By Topic

BGA lead-free C5 solder system improvement by Germanium addition to Sn3.5Ag and Sn-3.8Ag-0.7Cu solder alloy

Sign In

Cookies must be enabled to login.After enabling cookies , please use refresh or reload or ctrl+f5 on the browser for the login options.

Formats Non-Member Member
$31 $13
Learn how you can qualify for the best price for this item!
Become an IEEE Member or Subscribe to
IEEE Xplore for exclusive pricing!
close button

puzzle piece

IEEE membership options for an individual and IEEE Xplore subscriptions for an organization offer the most affordable access to essential journal articles, conference papers, standards, eBooks, and eLearning courses.

Learn more about:

IEEE membership

IEEE Xplore subscriptions

7 Author(s)
Eu Poh Leng ; Dept. of Electr., Electron. & Syst., Univ. Kebangsaan Malaysia, Bangi, Malaysia ; Wong Tzu Ling ; Amin, N. ; Ahmad, I.
more authors

Environmental and health concerns have resulted in significant activities to find substitutes for lead-contained solders for microelectronics. The potential candidates such as Sn-Ag1 and Sn-Ag-Cu1 eutectic solders with melting temperatures of 221?C and 217?C, respectively are the most prominent solders because of their excellent mechanical properties as compared with that of eutectic Sn-Pb solder2. Other candidates as drop in replacements for eutectic Pb-Sn solder, such as Sn-In-Zn alloys, may have melting point close to 185?C, though not eutectic, and an acceptable solidification range but have received only limited attention due to various reasons & concerns1. In semiconductor packaging industry, lead-free solders such as Sn-Ag1 and Sn-Ag-Cu1 have been widely applied in mass production of ball grid array products. Such alloys are often used for C5 solder system. However, one of the major challenges is oxidation after thermal processing such as reflow, burn-in, data retention bake and hot temperature testing. A study was conducted on BGA lead-free C5 solder joint system to assess the effect of germanium (Ge) addition to Sn3.5Ag and Sn3.8Ag0.7Cu solder alloy. The main objective of this study is to find a way to resolve solder surface oxidation after thermal processes, while determining if there's any adverse effect on the solder joint by Ge addition. Experimental works were carried out to observe the melting properties and solder surface morphology by differential scanning calorimetry (DSC) and SEM. Solder surface oxidation was measured by EDX. Shear and pull strength was measured by Dage which is representative of the intermetallic (IMC) strength between the C5 solder sphere and Cu/Ni/Au pad finishing. Solderability test was conducted per Jedec standard. Tray and Packaging Drop Tests were done to gauge solder joint performance against impact force. A comprehensive study was done to study the ef- fect of microstructure and interface intermetallic of both solder system at ambient, high temperature storage (HTS) at 150?C for 24, 48, 96, 168, 504 and 2000 hours and multiple reflow of 1x, 2x, 3x, 6x towards the joint integrity. Overall, Ge doped alloys had significantly higher ball shear and ball pull strength. EPMA microstructure analysis after cross-sectioning on bulk solder and IMC revealed traces of Ge that contributed to the significant increase in ball shear and ball pull strength, while did not cause any bulk solder and IMC morphology changes. Solderability test passed. Drop tests had comparable performance as non Ge doped alloys. In conclusion, addition of Ge in Sn3.5Ag and Sn3.8Ag0.7Cu lead-free solder alloys is able to resolve surface oxidation problem after thermal processing, with improvement in solder joint strength for overall lead-free package robustness.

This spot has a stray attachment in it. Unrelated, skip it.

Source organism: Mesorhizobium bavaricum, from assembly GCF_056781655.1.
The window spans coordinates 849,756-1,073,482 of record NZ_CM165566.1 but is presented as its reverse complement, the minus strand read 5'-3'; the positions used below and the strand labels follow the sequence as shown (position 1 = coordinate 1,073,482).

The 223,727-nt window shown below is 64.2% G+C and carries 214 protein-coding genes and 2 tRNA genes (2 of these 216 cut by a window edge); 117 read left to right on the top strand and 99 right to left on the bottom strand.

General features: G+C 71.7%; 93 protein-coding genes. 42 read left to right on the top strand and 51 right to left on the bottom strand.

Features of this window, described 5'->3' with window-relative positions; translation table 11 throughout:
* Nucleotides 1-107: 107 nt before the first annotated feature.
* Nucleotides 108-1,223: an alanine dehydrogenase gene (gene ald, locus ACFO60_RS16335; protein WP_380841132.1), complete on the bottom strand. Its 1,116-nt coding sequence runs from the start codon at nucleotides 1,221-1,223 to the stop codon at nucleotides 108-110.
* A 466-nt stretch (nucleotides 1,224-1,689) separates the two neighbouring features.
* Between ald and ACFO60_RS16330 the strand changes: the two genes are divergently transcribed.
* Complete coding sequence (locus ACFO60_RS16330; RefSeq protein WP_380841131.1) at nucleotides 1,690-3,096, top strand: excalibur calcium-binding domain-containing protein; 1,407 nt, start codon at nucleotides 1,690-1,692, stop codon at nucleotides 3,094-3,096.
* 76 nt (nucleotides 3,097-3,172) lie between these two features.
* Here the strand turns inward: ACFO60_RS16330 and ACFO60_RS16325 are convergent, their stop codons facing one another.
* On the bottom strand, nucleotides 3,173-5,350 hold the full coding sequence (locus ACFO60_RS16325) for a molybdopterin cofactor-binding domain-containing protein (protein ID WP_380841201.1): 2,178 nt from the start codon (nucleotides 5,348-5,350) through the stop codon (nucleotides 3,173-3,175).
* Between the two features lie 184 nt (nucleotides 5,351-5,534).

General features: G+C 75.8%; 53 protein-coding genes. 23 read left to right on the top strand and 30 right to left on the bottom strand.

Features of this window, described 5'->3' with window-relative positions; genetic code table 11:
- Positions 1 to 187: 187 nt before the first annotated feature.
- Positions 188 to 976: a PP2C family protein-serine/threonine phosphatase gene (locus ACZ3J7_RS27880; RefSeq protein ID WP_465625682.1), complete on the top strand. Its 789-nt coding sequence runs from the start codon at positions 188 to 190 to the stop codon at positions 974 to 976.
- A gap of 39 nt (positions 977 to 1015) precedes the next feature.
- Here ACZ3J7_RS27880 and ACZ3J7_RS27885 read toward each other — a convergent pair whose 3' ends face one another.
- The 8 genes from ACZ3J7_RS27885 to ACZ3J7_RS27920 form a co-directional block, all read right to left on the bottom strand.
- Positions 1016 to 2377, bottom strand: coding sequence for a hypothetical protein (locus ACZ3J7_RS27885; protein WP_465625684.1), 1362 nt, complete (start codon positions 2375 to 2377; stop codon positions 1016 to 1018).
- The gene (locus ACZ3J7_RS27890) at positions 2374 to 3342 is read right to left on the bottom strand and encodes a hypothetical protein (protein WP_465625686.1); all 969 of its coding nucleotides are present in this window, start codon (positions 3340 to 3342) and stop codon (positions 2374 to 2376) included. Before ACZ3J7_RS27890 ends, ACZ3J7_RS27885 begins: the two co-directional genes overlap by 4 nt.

Published in:

Electronics Packaging Technology Conference, 2009. EPTC '09. 11th

Date of Conference:

9-11 Dec. 2009